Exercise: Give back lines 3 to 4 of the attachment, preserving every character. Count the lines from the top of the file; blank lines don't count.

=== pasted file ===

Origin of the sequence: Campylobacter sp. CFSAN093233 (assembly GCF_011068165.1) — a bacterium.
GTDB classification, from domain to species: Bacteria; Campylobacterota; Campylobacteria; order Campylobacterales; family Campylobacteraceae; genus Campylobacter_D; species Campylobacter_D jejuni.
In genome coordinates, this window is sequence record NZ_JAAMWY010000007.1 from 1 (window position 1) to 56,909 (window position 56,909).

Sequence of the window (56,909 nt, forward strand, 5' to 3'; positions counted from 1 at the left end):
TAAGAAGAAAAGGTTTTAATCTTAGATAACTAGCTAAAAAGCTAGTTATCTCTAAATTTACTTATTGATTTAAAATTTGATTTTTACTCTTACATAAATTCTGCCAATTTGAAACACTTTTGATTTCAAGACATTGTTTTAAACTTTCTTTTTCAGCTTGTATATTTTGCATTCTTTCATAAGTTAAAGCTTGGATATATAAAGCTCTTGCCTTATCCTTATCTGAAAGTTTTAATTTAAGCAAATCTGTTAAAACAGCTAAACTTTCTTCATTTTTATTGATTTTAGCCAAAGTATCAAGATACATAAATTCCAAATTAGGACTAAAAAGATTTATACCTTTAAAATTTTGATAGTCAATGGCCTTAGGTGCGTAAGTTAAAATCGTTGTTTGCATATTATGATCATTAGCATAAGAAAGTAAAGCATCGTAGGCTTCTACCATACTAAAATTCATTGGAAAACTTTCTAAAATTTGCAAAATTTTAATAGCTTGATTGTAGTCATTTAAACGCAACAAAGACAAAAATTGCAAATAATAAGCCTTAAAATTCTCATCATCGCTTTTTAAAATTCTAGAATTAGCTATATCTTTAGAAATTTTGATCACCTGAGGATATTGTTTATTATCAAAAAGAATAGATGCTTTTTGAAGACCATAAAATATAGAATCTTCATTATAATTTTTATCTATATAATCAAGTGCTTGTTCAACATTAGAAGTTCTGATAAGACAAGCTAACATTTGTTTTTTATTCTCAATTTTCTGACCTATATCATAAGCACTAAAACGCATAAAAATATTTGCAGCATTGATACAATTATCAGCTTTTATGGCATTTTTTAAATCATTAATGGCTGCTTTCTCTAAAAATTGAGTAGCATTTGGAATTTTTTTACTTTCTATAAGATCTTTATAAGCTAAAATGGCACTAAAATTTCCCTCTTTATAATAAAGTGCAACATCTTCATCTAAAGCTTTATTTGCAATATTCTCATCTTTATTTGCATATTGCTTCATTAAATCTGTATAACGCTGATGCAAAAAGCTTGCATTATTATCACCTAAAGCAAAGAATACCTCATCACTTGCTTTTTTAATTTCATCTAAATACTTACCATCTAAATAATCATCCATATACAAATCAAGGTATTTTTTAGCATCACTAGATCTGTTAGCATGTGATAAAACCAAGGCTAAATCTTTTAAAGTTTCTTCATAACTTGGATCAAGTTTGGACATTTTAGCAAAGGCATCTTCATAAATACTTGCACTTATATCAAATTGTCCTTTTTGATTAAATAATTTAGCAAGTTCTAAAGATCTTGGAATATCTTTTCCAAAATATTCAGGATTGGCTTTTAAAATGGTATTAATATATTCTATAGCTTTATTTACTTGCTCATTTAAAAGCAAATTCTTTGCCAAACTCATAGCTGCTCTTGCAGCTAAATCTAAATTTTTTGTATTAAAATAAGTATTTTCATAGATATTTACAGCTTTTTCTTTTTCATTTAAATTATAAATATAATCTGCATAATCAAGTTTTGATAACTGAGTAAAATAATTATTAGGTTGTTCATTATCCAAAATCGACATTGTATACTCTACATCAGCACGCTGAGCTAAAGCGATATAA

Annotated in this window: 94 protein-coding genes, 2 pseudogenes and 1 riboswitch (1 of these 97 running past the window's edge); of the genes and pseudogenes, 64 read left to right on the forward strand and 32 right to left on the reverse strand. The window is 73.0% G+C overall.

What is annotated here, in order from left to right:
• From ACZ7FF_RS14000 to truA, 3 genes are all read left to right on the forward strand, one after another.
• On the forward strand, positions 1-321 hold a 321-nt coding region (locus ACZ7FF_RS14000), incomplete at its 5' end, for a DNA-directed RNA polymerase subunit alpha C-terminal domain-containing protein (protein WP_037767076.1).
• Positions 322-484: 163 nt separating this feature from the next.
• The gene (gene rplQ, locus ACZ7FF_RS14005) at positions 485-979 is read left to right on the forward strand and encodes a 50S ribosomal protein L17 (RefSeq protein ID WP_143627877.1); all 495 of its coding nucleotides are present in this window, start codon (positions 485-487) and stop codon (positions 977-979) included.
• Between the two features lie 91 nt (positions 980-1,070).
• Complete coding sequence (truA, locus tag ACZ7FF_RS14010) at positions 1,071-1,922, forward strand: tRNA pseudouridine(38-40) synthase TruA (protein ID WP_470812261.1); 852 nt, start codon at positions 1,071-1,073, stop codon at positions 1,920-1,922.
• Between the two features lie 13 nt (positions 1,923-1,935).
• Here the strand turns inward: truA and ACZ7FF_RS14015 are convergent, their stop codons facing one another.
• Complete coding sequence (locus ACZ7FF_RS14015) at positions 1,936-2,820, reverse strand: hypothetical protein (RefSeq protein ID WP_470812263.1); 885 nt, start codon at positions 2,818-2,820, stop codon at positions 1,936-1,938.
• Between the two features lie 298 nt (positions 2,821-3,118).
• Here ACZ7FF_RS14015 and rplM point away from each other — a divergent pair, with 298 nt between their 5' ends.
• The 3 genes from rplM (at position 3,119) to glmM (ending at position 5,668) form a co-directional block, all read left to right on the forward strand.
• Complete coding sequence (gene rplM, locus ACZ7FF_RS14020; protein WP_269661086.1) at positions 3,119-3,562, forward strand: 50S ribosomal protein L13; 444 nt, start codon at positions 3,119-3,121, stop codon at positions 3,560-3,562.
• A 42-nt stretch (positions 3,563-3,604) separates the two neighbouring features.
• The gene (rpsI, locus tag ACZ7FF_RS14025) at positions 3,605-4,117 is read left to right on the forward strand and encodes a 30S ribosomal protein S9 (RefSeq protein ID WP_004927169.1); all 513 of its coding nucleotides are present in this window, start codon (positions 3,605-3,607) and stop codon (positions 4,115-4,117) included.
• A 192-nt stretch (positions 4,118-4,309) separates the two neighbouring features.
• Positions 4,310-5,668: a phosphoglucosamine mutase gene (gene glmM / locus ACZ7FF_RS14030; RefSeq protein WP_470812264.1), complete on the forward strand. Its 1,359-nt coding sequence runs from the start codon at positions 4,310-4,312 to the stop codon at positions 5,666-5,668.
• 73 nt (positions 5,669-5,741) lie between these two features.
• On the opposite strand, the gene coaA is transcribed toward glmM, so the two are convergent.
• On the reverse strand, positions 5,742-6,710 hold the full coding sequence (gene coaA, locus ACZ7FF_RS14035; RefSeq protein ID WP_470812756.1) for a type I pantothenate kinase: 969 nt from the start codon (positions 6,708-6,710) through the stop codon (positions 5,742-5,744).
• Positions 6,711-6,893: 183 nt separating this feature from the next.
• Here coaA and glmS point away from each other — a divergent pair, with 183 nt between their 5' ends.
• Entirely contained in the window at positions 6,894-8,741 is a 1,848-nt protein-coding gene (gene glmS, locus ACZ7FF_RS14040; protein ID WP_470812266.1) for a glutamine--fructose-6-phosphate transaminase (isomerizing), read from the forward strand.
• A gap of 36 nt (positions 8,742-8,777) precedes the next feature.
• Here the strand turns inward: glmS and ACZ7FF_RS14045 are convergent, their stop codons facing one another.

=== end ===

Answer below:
In genome coordinates, this window is sequence record NZ_JAAMWY010000007.1 from 1 (window position 1) to 56,909 (window position 56,909).

Sequence of the window (56,909 nt, forward strand, 5' to 3'; positions counted from 1 at the left end):